Clearly, art imitating art isn’t always an equitable exchange.

The advent of Electronovision

An early and monumentally unsuccessful effort to bridge the chasm in stage and screen storytelling modalities took the form of a production process called Electronovision. In 1964, producer/entrepreneur H. William “Bill” Sargent Jr. sought to capture live stage performance using multiple orthicon video cameras that recorded on tape 800 lines of resolution, with the high-definition images then transferred to film and distributed to cinemas. 

One of just a few stage-to-tape-to-film projects completed by Sargent captured a Broadway production of “Hamlet” at the Lunt-Fontanne Theatre, which featured Richard Burton in the title role under John Gielgud’s direction. The event was labeled “theatrofilm” in a promotional blurb in which Burton also claimed the Electronovision technology was creating the “theater of the future.” 

Unfortunately, a critic at Film Quarterly referred to the “Hamlet” production as “the worse movie of the year” due largely to the film’s “bad lighting,” “raucous sound” and an  inherent flaw in the black and white orthicon video cameras called “blooming,” where black objects had a white aura around them and white objects had a corresponding black aura. Also, the videotape editing of the period was very primitive, resulting in some epic hit-and-miss moments in the recorded production.

After one year, three films and $30 million in law suits over patent infringement, Electronovision Inc. closed its offices and the technology went the way of the Phantoscope, Silvatone and Kinescope.

A behind-the-scenes look at the NT Live Production of “The Tragedy of King Richard the Second.” | Marc Brenner / NT Live

NT Live and Cleveland Cinemas

More recently, the National Theatre in London attempted to overcome the complexities of live theater by taking a different approach to adapting them for the big screen, called NT Live. And Cleveland Cinemas, which is owned by Jon Forman of JRF Management in Cleveland Heights and operates a total of 46 screens at seven locations in Northeast Ohio, has been one of its local beneficiaries.

Inspired by the Metropolitan Opera, which had pioneered the concept in 2006, the National Theatre launched a live broadcast of its 2009 production of Jean Racine’s tragedy “Phèdre” to local cinemas. It did so with the intention of capturing the integrity of the stage work and replicate, as much as possible, the experience of actually sitting in the theater watching a live performance. The NT Live broadcast was seen by more than 50,000 people, which doubled in one night the audience for the play’s entire three-month run.  

“I recall watching that show myself,” says Dave Huffman, Cleveland Cinemas’ director of marketing. “There was a decent crowd for it and we felt like we were off to a good start.”

Since then, NT Live has broadcast live more than 40 productions while being performed in front of an in-house audience at the National Theatre, and on occasion, other theaters in the UK, the U.S. and elsewhere. To date, its broadcasts have been experienced by nearly 9 million people in more than 2,500 venues around the world, including the Cedar Lee Theatre in Cleveland Heights and Chagrin Cinemas in Chagrin Falls.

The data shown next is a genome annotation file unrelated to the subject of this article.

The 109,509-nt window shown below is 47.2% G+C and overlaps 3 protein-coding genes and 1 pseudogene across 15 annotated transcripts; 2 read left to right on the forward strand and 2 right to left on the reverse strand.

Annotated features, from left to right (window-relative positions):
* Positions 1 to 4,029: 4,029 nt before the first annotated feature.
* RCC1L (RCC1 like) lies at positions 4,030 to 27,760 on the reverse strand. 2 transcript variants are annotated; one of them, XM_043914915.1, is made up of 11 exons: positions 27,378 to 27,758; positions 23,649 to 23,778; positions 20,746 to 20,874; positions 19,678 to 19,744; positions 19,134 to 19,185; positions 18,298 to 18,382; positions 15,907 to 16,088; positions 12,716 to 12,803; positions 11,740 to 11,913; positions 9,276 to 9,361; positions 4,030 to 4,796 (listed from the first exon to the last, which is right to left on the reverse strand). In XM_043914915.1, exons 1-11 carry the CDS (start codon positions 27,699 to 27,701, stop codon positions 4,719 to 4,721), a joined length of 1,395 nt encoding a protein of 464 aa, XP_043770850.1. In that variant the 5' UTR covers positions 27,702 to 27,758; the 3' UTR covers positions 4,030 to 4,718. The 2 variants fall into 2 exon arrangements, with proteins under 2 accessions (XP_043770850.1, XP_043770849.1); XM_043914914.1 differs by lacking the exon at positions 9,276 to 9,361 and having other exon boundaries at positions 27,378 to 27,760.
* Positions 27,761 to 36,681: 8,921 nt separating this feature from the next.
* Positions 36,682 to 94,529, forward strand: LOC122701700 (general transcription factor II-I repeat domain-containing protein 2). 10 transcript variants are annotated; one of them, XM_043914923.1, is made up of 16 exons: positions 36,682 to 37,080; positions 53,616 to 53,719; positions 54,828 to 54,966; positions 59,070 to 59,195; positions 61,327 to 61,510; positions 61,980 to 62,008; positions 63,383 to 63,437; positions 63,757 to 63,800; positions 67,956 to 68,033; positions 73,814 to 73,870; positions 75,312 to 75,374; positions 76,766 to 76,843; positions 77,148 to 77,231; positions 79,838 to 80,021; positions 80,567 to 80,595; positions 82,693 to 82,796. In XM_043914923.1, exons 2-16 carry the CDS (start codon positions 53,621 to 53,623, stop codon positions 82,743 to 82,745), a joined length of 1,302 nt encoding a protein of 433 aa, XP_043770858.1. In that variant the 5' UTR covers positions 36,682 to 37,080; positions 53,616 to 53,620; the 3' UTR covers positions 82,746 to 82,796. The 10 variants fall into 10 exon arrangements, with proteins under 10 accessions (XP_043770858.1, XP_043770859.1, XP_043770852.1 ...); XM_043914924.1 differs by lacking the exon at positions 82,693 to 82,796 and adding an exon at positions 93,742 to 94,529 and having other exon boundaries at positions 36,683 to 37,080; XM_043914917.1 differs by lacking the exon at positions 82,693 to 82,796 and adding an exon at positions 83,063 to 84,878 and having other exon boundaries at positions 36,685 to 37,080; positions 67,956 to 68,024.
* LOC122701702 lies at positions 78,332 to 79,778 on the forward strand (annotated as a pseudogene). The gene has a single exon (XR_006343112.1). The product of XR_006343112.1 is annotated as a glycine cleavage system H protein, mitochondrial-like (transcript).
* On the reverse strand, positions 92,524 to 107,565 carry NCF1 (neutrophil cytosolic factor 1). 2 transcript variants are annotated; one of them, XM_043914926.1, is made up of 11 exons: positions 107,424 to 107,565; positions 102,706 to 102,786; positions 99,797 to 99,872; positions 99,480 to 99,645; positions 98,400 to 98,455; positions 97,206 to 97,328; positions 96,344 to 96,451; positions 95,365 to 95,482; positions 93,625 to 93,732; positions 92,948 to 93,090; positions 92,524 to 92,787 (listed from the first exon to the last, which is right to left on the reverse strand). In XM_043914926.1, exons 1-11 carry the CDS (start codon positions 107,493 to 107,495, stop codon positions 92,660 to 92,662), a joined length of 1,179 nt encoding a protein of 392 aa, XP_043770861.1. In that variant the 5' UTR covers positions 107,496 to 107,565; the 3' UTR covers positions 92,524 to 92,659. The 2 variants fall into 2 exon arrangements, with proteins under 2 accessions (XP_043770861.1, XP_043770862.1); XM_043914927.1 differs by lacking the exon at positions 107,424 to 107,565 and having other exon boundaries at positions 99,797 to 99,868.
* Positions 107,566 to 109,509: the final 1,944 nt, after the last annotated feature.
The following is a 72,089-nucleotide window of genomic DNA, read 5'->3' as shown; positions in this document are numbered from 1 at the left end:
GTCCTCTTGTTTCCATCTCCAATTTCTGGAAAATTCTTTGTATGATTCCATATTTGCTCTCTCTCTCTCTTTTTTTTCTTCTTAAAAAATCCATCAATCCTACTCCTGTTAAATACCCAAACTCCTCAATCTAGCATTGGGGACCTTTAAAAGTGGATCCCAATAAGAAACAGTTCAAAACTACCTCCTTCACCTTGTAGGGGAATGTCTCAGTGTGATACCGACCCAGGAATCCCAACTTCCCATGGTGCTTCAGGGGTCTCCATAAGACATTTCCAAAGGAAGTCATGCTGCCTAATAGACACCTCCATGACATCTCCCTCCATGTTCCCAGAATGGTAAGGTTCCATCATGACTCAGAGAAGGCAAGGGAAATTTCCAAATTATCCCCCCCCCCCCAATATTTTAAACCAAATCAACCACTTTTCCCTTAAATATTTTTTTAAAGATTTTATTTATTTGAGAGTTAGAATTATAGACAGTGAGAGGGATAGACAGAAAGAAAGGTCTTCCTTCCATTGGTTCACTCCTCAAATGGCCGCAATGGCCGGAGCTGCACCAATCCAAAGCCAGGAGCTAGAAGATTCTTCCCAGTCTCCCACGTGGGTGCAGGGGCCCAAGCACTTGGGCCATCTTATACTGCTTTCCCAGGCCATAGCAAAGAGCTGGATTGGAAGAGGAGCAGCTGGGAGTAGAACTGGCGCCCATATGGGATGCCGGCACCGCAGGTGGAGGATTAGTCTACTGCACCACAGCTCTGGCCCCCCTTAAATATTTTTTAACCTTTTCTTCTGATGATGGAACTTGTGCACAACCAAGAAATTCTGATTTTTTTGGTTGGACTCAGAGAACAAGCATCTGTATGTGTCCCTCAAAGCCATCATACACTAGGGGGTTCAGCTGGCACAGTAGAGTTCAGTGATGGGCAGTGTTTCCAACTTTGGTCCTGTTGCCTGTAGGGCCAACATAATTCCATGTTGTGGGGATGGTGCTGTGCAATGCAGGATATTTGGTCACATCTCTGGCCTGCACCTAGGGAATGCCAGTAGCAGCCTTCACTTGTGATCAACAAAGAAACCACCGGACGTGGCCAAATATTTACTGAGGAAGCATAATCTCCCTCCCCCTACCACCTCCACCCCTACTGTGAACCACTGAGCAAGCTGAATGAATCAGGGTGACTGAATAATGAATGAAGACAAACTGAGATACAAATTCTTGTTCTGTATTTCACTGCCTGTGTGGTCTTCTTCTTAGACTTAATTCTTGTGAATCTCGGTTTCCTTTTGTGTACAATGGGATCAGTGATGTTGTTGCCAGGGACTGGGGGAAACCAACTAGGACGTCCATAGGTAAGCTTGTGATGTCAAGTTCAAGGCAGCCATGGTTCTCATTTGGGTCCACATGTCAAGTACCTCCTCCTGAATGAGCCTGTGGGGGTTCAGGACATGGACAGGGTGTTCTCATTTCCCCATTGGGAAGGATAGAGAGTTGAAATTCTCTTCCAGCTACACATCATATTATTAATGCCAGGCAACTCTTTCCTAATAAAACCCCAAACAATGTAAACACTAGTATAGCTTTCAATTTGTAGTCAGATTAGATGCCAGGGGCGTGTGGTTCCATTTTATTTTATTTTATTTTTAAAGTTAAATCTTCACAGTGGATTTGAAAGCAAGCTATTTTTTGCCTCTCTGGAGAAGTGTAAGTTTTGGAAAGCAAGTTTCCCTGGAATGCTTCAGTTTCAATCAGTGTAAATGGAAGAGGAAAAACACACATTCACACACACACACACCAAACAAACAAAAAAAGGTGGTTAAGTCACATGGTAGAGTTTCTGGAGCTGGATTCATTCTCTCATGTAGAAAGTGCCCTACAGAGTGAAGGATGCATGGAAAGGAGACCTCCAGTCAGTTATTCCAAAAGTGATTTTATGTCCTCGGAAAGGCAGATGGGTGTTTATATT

Marketing researchers have found that, far from cannibalizing audiences of local professional theater, NT Live has on average grown audiences for local theaters in London and reported a 6.4 percent increase in local theater attendance in areas nearest an NT Live screening in the year following the broadcasts.

Art imitating art, it seems, can be synergistic. 

“And we find that they can attract people to our (independent and foreign film) theater that may not otherwise come to us,” Huffman says. “While most of the NT Live films skew a bit older, reflective of the theater-going crowd, when we’ve shown things like Danny Boyle’s ‘Frankenstein’ (featuring Benedict Cumberbatch and Jonny Lee Miller), we definitely see a younger crowd.”

Benedict Cumberbatch in “Hamlet” | NT Live

Method behind the madness

Five to eight high-definition digital cameras, including one that offers gentle tracking shots, are strategically positioned throughout the National Theatre so as to be unobtrusive in their presence and relatively inconspicuous in their coverage. Shots from various camera positions are subtly cut live into a single feed by a camera director, giving the cinema audience access to the best seat in the house at all times.  

For these productions, the theater itself is transformed into something of a live TV studio, and while adjustments are made for lighting, sound and makeup, few changes are made in staging in order to preserve the integrity of the original theatrical design and transpose the stage picture to the screen as effectively as possible. At most, the camera offers heightened intimacy and accentuates the nuances of the actors’ performances and the stage director’s vision. And the actors are always reminded that they are doing a stage performance, not making a movie.